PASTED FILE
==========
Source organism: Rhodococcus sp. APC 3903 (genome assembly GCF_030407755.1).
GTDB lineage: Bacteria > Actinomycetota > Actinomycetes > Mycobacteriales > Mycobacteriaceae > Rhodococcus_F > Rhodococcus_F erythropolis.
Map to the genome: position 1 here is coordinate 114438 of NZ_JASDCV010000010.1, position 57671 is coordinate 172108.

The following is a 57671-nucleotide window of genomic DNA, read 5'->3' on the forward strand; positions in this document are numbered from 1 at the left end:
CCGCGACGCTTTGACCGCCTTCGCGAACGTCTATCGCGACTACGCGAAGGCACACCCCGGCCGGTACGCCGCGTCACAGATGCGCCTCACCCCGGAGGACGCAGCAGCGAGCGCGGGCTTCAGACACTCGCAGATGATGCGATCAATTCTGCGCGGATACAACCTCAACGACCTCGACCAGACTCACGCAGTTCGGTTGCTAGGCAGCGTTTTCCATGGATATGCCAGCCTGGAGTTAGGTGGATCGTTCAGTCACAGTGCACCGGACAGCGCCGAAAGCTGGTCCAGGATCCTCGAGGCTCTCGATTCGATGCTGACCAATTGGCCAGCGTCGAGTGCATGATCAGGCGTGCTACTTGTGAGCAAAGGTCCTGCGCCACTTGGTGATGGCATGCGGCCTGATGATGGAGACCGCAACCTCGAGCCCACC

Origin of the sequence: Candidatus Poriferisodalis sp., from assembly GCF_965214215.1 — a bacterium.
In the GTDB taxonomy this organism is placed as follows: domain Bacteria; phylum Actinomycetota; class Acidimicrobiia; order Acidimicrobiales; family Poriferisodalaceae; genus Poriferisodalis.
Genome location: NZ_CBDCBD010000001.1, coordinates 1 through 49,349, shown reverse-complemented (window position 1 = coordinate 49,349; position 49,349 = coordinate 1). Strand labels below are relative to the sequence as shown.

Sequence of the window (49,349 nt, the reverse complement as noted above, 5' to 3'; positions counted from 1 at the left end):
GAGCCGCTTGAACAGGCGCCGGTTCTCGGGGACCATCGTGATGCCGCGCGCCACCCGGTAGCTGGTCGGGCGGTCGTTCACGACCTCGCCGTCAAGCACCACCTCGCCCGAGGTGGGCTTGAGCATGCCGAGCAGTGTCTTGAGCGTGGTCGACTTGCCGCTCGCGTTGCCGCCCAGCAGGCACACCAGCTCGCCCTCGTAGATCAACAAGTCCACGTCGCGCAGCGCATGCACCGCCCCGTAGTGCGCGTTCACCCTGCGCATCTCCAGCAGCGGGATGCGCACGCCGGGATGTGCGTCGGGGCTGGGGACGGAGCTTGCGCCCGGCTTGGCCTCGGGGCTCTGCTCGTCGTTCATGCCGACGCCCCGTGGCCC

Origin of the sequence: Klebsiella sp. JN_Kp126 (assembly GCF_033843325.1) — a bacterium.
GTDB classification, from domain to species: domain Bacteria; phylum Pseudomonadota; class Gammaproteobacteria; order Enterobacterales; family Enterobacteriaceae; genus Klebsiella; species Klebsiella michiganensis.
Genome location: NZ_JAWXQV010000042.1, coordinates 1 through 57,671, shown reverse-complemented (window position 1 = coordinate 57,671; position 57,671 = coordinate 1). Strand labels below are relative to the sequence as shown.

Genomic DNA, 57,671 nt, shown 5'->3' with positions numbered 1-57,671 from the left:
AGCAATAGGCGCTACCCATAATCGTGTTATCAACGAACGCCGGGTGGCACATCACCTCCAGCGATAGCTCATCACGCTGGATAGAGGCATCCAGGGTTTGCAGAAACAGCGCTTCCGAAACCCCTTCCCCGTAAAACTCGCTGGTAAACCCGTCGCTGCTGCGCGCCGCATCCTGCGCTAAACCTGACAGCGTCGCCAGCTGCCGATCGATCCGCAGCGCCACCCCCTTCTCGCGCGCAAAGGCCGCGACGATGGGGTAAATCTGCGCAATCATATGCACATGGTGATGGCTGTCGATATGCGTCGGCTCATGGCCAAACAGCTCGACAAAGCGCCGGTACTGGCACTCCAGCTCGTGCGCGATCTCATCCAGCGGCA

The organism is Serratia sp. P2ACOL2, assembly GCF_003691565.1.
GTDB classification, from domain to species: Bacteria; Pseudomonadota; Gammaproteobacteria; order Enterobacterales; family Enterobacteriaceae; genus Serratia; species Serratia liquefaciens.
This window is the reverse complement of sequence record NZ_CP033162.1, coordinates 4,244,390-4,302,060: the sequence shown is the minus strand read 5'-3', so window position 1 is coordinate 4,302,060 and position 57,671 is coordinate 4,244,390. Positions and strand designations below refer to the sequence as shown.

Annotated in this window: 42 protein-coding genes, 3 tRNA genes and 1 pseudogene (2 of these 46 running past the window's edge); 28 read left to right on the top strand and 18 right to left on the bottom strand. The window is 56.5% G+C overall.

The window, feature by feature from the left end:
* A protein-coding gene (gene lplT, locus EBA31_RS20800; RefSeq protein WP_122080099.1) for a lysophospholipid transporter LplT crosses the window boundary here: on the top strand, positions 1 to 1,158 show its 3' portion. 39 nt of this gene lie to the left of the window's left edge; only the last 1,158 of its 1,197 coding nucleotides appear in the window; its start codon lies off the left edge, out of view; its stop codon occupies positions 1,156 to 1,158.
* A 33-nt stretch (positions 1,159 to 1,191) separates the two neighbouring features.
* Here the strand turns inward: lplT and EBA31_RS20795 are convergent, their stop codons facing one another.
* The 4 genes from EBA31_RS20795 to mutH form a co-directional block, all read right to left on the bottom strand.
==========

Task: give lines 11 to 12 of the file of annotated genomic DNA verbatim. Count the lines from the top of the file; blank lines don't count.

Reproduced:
Origin of the sequence: Klebsiella sp. JN_Kp126 (assembly GCF_033843325.1) — a bacterium.
GTDB classification, from domain to species: domain Bacteria; phylum Pseudomonadota; class Gammaproteobacteria; order Enterobacterales; family Enterobacteriaceae; genus Klebsiella; species Klebsiella michiganensis.